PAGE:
WNYC File - Our Lady of Pompeii Parish, Lancaster, has grown to 1,800 families, 50 ministries, and several new programs.
Our Lady of Pompeii Parish in Lancaster took a revolutionary idea that invoked an overwhelmingly positive response for the individuals involved and set an example to other parishes which might want to enrich the faith lives of parishioners.
Between the months of May and September of this year, the parish took part in a sabbatical which helped parishioners look within themselves to find changes which might be needed to strengthen their faith as a community. Father Leon Biernat, pastor, and the parish leaders were not directly involved in the sabbatical, but were excited with the end results. The program was run by the other members of the parish, including Deacon John Gaulin.
“The primary objective of the sabbatical was to reclaim the gift of salvation that is being threatened by so many cultural and social forces that are powerful and pervasive in the first part of the 21st century,” Deacon Gaulin said. “We all know the challenges that face every parish and every faith community struggling to live the Christian faith. Our challenge was to figure out how to respond in a way that enabled us to regain a passion for the faith, invigorating each other by placing a real emphasis on opening ourselves to the will of the Holy Spirit.”
According to Deacon Gaulin there were two segments of activities that organized the sabbatical. First there were the committees who did the work of building the blueprint across five areas of focus. These areas were spiritual, building relationships with God; education, deepening the knowledge of their faith; social, expanding relationships with each other; community impact, expanding influence in the community; and administration, effectively using the parish resources to achieve the above objectives.
The second segment consisted of teams focused on involving parishioners in a variety of events and activities held throughout the sabbatical which were designed to draw them into a closer relationship as a parish.
“Keeping in mind no one actually understood what a parish sabbatical was and that we held it during the summer months, I think the response was excellent,” Deacon Gaulin said. “We had over 100 people volunteer to give a significant amount of time to the committees and teams. Another 150 people attended each of the sabbatical events. As the sabbatical progressed, we did experience some waning in interest. As we got closer to the end, and there were many things going on, I think parishioners became much more aware of what was actually being done. By the time we got to the closing Mass, you could just sense that something special was going on. The closing Mass was really incredible.”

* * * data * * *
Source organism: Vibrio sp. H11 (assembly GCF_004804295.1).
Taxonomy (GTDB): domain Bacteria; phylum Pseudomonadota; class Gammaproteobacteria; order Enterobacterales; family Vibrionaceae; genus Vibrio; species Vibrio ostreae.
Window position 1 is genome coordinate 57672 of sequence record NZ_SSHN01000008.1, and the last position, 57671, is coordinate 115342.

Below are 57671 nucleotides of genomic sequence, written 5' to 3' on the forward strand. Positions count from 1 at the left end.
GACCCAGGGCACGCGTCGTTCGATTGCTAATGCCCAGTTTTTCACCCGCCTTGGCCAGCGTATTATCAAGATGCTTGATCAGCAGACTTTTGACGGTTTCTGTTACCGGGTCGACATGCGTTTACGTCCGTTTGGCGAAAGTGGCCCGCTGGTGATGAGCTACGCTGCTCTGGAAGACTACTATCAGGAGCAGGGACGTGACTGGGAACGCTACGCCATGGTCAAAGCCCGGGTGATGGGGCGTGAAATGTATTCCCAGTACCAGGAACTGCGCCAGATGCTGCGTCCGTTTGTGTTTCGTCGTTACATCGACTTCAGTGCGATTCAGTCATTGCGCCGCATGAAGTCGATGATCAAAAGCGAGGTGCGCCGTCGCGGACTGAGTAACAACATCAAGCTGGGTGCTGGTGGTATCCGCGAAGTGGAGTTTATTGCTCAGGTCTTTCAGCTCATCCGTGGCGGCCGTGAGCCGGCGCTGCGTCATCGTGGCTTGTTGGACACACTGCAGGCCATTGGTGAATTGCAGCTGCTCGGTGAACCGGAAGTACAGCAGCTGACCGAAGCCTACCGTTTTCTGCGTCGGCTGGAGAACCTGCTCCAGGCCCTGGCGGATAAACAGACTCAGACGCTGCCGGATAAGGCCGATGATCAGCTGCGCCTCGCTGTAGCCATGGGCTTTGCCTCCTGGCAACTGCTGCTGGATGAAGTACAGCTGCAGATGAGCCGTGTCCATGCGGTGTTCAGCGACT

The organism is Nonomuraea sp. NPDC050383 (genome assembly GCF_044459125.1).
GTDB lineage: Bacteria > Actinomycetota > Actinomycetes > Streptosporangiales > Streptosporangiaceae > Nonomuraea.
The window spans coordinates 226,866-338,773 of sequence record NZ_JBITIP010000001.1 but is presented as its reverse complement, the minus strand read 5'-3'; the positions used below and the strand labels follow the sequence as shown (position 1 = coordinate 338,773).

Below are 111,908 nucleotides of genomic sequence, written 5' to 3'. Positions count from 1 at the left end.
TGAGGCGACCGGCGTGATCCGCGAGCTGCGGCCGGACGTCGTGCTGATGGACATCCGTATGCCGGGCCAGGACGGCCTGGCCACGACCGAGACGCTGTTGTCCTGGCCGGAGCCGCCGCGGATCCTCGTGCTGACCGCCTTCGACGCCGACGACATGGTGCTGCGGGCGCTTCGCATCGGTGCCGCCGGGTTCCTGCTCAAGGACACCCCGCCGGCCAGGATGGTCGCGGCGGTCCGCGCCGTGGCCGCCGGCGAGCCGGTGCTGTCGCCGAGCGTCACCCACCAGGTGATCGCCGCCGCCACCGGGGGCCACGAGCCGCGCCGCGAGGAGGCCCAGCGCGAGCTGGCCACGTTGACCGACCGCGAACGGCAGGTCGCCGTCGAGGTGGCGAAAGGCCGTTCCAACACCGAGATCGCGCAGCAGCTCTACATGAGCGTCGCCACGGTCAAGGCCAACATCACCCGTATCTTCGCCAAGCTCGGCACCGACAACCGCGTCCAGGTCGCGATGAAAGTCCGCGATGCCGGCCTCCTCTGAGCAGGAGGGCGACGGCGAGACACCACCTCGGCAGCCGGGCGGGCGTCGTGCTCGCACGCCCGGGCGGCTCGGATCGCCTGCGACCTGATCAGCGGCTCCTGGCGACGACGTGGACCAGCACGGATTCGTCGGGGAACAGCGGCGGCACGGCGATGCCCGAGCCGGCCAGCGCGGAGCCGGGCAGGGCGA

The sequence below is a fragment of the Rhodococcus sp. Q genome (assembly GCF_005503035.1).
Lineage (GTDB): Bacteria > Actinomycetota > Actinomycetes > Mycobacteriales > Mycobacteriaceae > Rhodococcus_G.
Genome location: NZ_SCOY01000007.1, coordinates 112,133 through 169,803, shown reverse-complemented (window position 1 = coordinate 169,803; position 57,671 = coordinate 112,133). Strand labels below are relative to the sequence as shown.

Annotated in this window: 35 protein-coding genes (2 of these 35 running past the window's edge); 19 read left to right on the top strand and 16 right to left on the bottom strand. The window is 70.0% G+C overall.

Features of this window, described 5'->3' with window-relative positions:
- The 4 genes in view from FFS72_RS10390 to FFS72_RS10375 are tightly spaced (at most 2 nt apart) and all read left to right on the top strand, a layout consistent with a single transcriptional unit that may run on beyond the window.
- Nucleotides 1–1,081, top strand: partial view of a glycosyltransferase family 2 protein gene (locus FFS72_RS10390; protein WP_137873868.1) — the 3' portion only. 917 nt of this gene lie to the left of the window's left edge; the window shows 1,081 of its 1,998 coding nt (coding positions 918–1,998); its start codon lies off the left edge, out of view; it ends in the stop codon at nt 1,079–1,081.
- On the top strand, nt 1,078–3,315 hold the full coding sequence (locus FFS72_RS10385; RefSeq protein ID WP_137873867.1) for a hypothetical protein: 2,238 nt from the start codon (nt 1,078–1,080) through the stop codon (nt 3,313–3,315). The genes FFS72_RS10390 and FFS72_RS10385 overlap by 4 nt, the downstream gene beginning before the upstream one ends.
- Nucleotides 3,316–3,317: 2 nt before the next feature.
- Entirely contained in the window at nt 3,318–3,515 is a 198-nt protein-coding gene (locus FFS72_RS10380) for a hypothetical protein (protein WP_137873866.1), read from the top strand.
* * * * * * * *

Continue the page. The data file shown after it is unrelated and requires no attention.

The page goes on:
Deacon Gaulin described the Mass as beautiful. He said the three parish choirs combined to create one of the most musically beautiful liturgies the parish has ever had.
“The Mass lasted just short of two hours, yet no one left early,” he said. “There was a special feeling – a wonderful Spirit – that filled the church. Everyone seemed to get caught up in the fact that we had just done something really significant for ourselves, for our parish, for our faith. It was powerful and moving. Many people came up to me and told me that there were a number of times that they were brought to tears during the Mass.”
Deacon Gaulin said the parish had achieved the major goal they had set out to complete.
“Specifically, we wanted to build a blueprint for the future, of how to be a parish in the 21st century,” he said. “The sabbatical steering committee and the parish council are already making joint plans to move into implementation.”
Deacon Gaulin believes that the idea of the sabbatical would not only be beneficial for their parish, but for any parish willing to work for a better future.
“This is a very powerful approach to engaging the faithful in a committed effort to acknowledge the significant challenges that face every faith community in our diocese,” he said. “It took a great deal of effort, commitment and willingness to submit personal opinions to the will of God. It required a great deal of prayer and personal sacrifice. It was not an easy event.
“In the end, however, just seeing the energy and enthusiasm created at the closing Mass, you could tell that it had an impact that went well beyond what was able to be seen before or during the sabbatical.”
Father Biernat had planned to be on a sabbatical of his own during the time of the parish sabbatical. Although Father Biernat wasn’t able to take his sabbatical, neither he nor any of the parish staff, took active roles on the committees or teams. While they could attend the events, parishioners had complete responsibility for what happened and what was achieved.
“Father was very supportive during this time,” Deacon Gaulin said. “He gave a beautiful homily reflecting not only his appreciation and gratitude for the effort, but also his complete support for the recommendations – encouraging all of us to pick up a pile of work and move ourselves forward. He was great.”
Deacon Gaulin described how difficult it was in the beginning but also how the struggle as a parish to define their goals and themselves ultimately led to an enriched community which is striving to improve.
“In the beginning, people were just plain confused about what they were supposed to do, how to go about doing what they need to have at the end. As the process evolved, their charters became much clearer and they really began to get a sense of where this was all heading. By the third month, each of the committees was really producing some awesome thinking and dealing with the key challenges that faced their area of focus.
“I can say that those who were active participants on the committees and teams were blown away by how much they learned about their faith and how to dedicate their efforts to the will of the Holy Spirit.”